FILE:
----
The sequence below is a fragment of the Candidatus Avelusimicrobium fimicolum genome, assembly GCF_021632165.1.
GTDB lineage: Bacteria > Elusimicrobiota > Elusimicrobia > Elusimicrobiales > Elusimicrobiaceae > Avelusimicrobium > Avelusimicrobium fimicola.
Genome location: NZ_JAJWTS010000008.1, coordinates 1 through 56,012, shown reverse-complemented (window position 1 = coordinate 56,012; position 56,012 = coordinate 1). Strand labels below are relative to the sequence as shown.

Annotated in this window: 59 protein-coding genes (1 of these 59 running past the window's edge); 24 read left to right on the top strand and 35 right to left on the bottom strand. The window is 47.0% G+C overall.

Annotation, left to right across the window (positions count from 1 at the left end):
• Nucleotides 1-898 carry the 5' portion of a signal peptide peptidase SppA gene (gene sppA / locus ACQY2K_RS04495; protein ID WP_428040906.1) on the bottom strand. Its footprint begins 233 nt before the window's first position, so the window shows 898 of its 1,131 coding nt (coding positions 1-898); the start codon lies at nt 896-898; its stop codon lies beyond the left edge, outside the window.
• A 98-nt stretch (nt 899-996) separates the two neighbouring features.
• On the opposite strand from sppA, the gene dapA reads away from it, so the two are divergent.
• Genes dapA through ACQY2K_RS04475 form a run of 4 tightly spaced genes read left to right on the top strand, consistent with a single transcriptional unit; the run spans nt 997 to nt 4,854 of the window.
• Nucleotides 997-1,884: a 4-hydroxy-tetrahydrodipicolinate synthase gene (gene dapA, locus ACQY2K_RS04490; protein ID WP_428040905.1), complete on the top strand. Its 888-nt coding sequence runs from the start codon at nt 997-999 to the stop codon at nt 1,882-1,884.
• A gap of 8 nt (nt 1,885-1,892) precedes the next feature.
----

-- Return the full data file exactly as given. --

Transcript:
The sequence below is a fragment of the Candidatus Avelusimicrobium fimicolum genome, assembly GCF_021632165.1.
GTDB lineage: Bacteria > Elusimicrobiota > Elusimicrobia > Elusimicrobiales > Elusimicrobiaceae > Avelusimicrobium > Avelusimicrobium fimicola.
Genome location: NZ_JAJWTS010000008.1, coordinates 1 through 56,012, shown reverse-complemented (window position 1 = coordinate 56,012; position 56,012 = coordinate 1). Strand labels below are relative to the sequence as shown.

Annotated in this window: 59 protein-coding genes (1 of these 59 running past the window's edge); 24 read left to right on the top strand and 35 right to left on the bottom strand. The window is 47.0% G+C overall.

Annotation, left to right across the window (positions count from 1 at the left end):
• Nucleotides 1-898 carry the 5' portion of a signal peptide peptidase SppA gene (gene sppA / locus ACQY2K_RS04495; protein ID WP_428040906.1) on the bottom strand. Its footprint begins 233 nt before the window's first position, so the window shows 898 of its 1,131 coding nt (coding positions 1-898); the start codon lies at nt 896-898; its stop codon lies beyond the left edge, outside the window.
• A 98-nt stretch (nt 899-996) separates the two neighbouring features.
• On the opposite strand from sppA, the gene dapA reads away from it, so the two are divergent.
• Genes dapA through ACQY2K_RS04475 form a run of 4 tightly spaced genes read left to right on the top strand, consistent with a single transcriptional unit; the run spans nt 997 to nt 4,854 of the window.
• Nucleotides 997-1,884: a 4-hydroxy-tetrahydrodipicolinate synthase gene (gene dapA, locus ACQY2K_RS04490; protein ID WP_428040905.1), complete on the top strand. Its 888-nt coding sequence runs from the start codon at nt 997-999 to the stop codon at nt 1,882-1,884.
• A gap of 8 nt (nt 1,885-1,892) precedes the next feature.